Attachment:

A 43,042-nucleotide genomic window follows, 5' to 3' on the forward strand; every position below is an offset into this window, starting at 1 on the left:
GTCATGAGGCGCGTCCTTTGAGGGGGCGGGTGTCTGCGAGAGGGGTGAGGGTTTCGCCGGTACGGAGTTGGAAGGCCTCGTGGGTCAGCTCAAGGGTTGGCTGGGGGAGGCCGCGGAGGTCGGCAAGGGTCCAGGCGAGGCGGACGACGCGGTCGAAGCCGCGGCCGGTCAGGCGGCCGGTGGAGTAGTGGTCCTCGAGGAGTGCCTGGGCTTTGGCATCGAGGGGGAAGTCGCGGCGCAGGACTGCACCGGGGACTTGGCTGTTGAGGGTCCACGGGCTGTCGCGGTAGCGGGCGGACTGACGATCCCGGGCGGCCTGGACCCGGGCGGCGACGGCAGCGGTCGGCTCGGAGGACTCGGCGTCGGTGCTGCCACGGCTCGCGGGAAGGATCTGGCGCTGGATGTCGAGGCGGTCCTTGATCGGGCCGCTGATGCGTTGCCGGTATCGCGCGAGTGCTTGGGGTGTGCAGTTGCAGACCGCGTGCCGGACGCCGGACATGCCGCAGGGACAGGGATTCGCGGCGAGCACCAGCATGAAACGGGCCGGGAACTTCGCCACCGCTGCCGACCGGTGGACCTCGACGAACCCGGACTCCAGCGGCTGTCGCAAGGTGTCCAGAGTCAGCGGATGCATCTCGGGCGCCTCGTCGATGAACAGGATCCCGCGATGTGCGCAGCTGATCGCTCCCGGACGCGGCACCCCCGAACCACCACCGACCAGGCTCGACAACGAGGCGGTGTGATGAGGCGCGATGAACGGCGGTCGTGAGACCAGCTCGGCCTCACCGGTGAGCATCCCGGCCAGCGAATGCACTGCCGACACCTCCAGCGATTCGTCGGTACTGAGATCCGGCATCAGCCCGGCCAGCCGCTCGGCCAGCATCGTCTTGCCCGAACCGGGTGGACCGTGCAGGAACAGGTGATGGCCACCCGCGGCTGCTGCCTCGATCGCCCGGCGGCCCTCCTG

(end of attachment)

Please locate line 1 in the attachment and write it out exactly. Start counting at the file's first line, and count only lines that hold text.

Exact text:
A 43,042-nucleotide genomic window follows, 5' to 3' on the forward strand; every position below is an offset into this window, starting at 1 on the left: